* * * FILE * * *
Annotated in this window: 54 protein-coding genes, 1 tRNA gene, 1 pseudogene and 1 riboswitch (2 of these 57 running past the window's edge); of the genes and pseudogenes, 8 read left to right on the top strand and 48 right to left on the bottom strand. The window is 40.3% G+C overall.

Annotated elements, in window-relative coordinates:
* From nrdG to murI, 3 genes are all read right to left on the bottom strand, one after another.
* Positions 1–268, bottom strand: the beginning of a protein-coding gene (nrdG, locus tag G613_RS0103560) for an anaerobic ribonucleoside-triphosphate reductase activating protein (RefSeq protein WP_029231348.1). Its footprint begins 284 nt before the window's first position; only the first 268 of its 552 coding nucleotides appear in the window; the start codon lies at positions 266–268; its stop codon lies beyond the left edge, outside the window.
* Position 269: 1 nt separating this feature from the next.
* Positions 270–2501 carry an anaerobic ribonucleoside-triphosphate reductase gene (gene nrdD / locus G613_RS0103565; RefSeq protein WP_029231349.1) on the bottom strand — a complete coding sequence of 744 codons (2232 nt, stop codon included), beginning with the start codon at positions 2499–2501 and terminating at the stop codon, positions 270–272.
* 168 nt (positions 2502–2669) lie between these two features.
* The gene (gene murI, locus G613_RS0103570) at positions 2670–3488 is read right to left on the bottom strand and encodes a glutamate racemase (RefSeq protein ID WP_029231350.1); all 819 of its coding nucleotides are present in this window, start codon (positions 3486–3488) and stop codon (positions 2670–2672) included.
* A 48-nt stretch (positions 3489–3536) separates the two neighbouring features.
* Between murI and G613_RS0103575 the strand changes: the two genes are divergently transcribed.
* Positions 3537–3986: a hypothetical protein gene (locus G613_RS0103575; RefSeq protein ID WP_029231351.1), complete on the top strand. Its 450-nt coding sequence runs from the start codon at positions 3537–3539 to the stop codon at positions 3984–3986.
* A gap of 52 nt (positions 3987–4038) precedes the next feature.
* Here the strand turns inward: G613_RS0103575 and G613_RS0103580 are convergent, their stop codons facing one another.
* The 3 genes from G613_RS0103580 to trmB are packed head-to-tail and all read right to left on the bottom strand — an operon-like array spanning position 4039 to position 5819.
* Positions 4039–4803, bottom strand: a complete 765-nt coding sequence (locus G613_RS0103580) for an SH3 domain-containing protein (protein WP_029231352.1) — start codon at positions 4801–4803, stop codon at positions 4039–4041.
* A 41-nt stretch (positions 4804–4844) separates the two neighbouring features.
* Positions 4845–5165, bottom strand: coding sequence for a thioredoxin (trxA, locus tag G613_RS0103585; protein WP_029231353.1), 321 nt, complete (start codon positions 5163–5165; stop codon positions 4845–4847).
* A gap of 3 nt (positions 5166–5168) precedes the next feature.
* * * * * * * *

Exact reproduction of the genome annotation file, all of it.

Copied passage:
Annotated in this window: 54 protein-coding genes, 1 tRNA gene, 1 pseudogene and 1 riboswitch (2 of these 57 running past the window's edge); of the genes and pseudogenes, 8 read left to right on the top strand and 48 right to left on the bottom strand. The window is 40.3% G+C overall.

Annotated elements, in window-relative coordinates:
* From nrdG to murI, 3 genes are all read right to left on the bottom strand, one after another.
* Positions 1–268, bottom strand: the beginning of a protein-coding gene (nrdG, locus tag G613_RS0103560) for an anaerobic ribonucleoside-triphosphate reductase activating protein (RefSeq protein WP_029231348.1). Its footprint begins 284 nt before the window's first position; only the first 268 of its 552 coding nucleotides appear in the window; the start codon lies at positions 266–268; its stop codon lies beyond the left edge, outside the window.
* Position 269: 1 nt separating this feature from the next.
* Positions 270–2501 carry an anaerobic ribonucleoside-triphosphate reductase gene (gene nrdD / locus G613_RS0103565; RefSeq protein WP_029231349.1) on the bottom strand — a complete coding sequence of 744 codons (2232 nt, stop codon included), beginning with the start codon at positions 2499–2501 and terminating at the stop codon, positions 270–272.
* 168 nt (positions 2502–2669) lie between these two features.
* The gene (gene murI, locus G613_RS0103570) at positions 2670–3488 is read right to left on the bottom strand and encodes a glutamate racemase (RefSeq protein ID WP_029231350.1); all 819 of its coding nucleotides are present in this window, start codon (positions 3486–3488) and stop codon (positions 2670–2672) included.
* A 48-nt stretch (positions 3489–3536) separates the two neighbouring features.
* Between murI and G613_RS0103575 the strand changes: the two genes are divergently transcribed.
* Positions 3537–3986: a hypothetical protein gene (locus G613_RS0103575; RefSeq protein ID WP_029231351.1), complete on the top strand. Its 450-nt coding sequence runs from the start codon at positions 3537–3539 to the stop codon at positions 3984–3986.
* A gap of 52 nt (positions 3987–4038) precedes the next feature.
* Here the strand turns inward: G613_RS0103575 and G613_RS0103580 are convergent, their stop codons facing one another.
* The 3 genes from G613_RS0103580 to trmB are packed head-to-tail and all read right to left on the bottom strand — an operon-like array spanning position 4039 to position 5819.
* Positions 4039–4803, bottom strand: a complete 765-nt coding sequence (locus G613_RS0103580) for an SH3 domain-containing protein (protein WP_029231352.1) — start codon at positions 4801–4803, stop codon at positions 4039–4041.
* A 41-nt stretch (positions 4804–4844) separates the two neighbouring features.
* Positions 4845–5165, bottom strand: coding sequence for a thioredoxin (trxA, locus tag G613_RS0103585; protein WP_029231353.1), 321 nt, complete (start codon positions 5163–5165; stop codon positions 4845–4847).
* A gap of 3 nt (positions 5166–5168) precedes the next feature.